One of the must see holiday movies was “The Hobbit: Desolation of Smaug”. A few days before Christmas we had the chance to see it in a really nice theater in Kansas City on the Plaza. It was as cold inside as out, but the screen was enormous and that we were suffering inside our coats only added to the experience.
In the last session of Brene Brown’s ecourse on the Gifts of Imperfection she said, “Knowing that you can be brave and scared at the same time—that’s what courage really is.”
A flash of recognition erupted that explained in one sentence exactly why I am drawn to the stories of hobbits. They epitomize courage, this ability to be brave in the face of fear. These unassuming, unadorned and humble characters step outside safety into the unknown regardless of the terror that may lie in their hearts.
I sent this picture to my sister-friend Abby and she texted me back, “This pic is who you really are.” After taking quick offense that she meant I looked like a short hairy boy, I understood her point and laughed all day. She gets me. She knows that there are parts of Frodo that I long to become.
It’s not that I want to be an actual hobbit, but I recognize the nobility of the choices Frodo and Bilbo and Samwise make within the tales of Middle Earth. I aspire to live like they did, embracing adventure while shaking in their furry feet. Hearts beating with inadequacy and yet moving forward anyway. Being brave and afraid at the same time.
A college friend wrote about this exact thing when she said, “We can be braver than we think. And worn often enough, we can become the role we dress for.
Still prone to worry. To vulnerability. To fear. But braver. Braver than before.”
I continue to be drawn toward stories of characters in fiction and real people who teach this type of courage. The world is mourning over the loss of Nelson Mandela, a man who truly knew how to face fear courageously. If the highest form of flattery is imitation, how would our world look different if we walked with even a fraction of Mandela’s courage? The power to be emboldened and encouraged by other’s stories is part of the story magic available to those with eyes to see and ears to hear.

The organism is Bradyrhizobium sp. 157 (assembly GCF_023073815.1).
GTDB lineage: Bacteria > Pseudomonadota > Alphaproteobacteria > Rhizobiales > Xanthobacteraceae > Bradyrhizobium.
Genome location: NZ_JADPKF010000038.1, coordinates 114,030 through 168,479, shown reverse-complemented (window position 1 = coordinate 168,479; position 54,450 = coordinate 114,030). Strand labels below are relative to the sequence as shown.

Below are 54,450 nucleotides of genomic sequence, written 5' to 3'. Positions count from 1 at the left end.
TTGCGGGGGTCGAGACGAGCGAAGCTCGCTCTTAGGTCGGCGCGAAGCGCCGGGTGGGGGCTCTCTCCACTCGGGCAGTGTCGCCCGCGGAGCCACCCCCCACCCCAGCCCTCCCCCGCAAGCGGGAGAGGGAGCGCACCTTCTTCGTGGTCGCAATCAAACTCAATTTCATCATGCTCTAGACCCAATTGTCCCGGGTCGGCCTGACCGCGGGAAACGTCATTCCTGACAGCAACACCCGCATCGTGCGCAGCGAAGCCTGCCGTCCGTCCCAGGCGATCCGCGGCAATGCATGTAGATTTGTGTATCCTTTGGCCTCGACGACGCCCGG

One story I’m following with fascination is that of the Oxenreiders from Oregon who are planning a year of traveling around the world. With their three children under the age of 10. While schooling on the road and working cyber-jobs as well. Now that’s gonna take some courage.
But what an adventure.
I do not weary of drawing lessons of courage from the writings of Tolkien. I think I am a Hobbit at heart. Loving my world, my Shire, yet hopefully willing to go beyond my comfortable border for the sake of a story larger than I believe possible. In the words of Pippin, to embrace “a mission … quest.. thing …” for the sake of adventure. It’s the type of story I want to write this new year and in every one thereafter. Not allowing fear to take root, but rather embracing the chance to gain something so much greater just around the corner of Unknown and Anxiety. To have the courage of a Hobbit? A worthy resolution indeed.
3 Bonuses, because I can’t resist sharing good links:
One…As cherry on top of the Lonely Mountain, here is Ed Sheeran singing “I See Fire”. I may or may not have listened to this song 30 times in the past week.
Two…One of my favorite scenes from Fellowship of the Ring:
Three…The Piano Guys play soundtrack of all the Tolkien movies:
4 thoughts on “Hobbit’s Courage”
You are an absolutely adorable and very brave hobbit! I’m very glad that I get to journey alongside you.
love your writing, and your thoughts…and your picture!
have you taken this quiz to see what character you are? i’m a hobbit. jack’s a wizard. seems fitting.
I haven’t, but definitely will! Thanks Karen!
Great post, and great videos!